I have a friend who rather regularly bemoans the fact that her family’s household income isn’t as great as that of others in our area. I did a little checking and it does seem that the real median income in 2016 for a household in the US was a bit over $59,000. Compare that with South County’s range of between $83,000 and $104,000 and it begs the question, “How much is enough?”
This year, there are over 2000 billionaires (with a “B”) and 56 of them were under the age of forty. Those stats (and tons of others) might suggest that our world is very fascinated with the accumulation of wealth.
In Paul’s first letter to Timothy, he seemed to focus on those material things. He told his young protégé that we arrive in this world with nothing and we are going out with the same.
He urged Timothy to be content with just the basics of food and clothing. He highlighted some money-grabbing folks who wandered from their faith. And he summed it all up with the statement that the love of money is the root of all evil.
So how can we tell if we have a heart filled with materialism?
Alistair Begg is his book Made For His Pleasure suggests some telltale signs that point to our inordinate love of money. He says we are guilty of loving the almighty dollar (or yen or mark or franc) when:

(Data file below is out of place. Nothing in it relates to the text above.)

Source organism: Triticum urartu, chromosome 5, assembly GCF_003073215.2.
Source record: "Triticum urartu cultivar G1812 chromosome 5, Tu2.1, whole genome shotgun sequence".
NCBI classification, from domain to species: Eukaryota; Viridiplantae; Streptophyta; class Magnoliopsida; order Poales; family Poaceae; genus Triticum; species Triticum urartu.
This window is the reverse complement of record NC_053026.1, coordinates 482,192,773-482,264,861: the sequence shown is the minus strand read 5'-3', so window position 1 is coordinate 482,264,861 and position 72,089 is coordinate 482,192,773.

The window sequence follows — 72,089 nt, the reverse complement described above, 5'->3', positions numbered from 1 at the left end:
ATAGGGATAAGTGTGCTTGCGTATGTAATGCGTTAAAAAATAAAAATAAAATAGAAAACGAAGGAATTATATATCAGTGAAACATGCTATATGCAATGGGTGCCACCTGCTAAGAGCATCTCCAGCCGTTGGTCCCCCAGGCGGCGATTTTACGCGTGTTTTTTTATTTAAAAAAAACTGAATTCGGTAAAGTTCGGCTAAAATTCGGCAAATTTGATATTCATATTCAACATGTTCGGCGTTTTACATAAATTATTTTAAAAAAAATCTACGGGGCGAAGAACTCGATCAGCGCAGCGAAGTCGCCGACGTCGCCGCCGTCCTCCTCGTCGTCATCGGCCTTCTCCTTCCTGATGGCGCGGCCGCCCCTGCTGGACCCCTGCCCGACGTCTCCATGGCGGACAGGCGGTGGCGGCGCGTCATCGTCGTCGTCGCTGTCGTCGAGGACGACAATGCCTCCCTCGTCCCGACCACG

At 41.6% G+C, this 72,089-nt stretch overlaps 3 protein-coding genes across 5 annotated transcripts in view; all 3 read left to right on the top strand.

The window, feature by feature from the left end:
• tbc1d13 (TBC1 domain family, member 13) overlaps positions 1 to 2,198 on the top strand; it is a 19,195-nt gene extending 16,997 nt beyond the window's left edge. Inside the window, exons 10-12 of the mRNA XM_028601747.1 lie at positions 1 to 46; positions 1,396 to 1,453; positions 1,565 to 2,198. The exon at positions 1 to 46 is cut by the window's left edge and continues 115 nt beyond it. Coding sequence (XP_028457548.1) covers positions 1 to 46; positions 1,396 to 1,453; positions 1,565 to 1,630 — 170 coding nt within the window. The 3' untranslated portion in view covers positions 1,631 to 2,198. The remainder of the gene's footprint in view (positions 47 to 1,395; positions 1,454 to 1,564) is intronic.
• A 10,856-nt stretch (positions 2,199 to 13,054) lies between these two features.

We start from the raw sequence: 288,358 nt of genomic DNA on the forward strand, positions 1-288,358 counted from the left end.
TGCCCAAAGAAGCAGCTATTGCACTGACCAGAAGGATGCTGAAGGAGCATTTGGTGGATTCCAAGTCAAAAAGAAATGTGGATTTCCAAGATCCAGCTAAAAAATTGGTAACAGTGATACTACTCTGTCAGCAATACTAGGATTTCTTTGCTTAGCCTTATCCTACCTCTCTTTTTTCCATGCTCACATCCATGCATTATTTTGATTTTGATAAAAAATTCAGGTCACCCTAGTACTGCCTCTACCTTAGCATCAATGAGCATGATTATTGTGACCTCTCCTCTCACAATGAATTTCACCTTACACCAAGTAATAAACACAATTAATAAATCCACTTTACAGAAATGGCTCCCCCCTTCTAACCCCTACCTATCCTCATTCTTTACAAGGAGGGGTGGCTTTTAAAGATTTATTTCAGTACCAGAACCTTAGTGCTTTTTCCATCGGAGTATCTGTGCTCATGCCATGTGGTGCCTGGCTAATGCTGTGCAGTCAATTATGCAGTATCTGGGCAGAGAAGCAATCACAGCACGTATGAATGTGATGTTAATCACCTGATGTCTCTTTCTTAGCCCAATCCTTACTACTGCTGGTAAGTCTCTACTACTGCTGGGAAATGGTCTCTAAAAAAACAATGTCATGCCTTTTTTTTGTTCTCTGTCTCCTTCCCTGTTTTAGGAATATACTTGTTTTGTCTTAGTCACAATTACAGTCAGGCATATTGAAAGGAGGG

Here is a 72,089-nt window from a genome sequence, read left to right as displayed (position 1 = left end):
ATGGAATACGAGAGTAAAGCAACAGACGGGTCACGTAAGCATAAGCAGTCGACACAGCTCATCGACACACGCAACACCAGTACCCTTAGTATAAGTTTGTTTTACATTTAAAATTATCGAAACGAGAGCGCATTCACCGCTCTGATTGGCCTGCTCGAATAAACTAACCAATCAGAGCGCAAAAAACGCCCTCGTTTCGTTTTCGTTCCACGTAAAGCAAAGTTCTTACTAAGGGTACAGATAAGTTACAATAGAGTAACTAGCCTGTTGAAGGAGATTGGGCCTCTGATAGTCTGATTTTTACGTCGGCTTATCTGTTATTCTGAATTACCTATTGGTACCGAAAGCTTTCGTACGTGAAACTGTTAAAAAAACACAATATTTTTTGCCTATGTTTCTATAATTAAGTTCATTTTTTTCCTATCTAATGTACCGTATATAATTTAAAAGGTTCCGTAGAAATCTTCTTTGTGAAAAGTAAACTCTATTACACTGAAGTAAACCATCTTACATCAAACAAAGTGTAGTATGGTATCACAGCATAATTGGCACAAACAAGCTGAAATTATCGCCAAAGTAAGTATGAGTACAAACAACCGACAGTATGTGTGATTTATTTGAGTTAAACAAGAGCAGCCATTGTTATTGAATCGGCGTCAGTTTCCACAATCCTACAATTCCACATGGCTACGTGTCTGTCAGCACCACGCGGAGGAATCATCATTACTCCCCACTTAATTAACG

- Thoughts of money consume our day.
- Others’ successes make us jealous.
- We define success in terms of what we have rather that what we are in Christ.
- Our families are neglected in our pursuit of money.
- We close our eyes to the genuine needs of others
- We live in the paralyzing fear of losing it all.
The start of a new calendar year is a great time for a quick pause and a financial attitude adjustment. We need to remember two things:
One, God gives it all. (Deut. 8:18 “Remember the Lord your God for it is He who gives you the ability to produce wealth”). And secondly, no one can serve two masters (Matt. 6: 24b “You can not serve both God and money”).
Let’s just serve the one Master and reiterate the truth Paul discovered, “I have learned the secret of being content in any and every situation, whether well fed or hungry, whether living in plenty or in want.”
I am convinced it will be enough.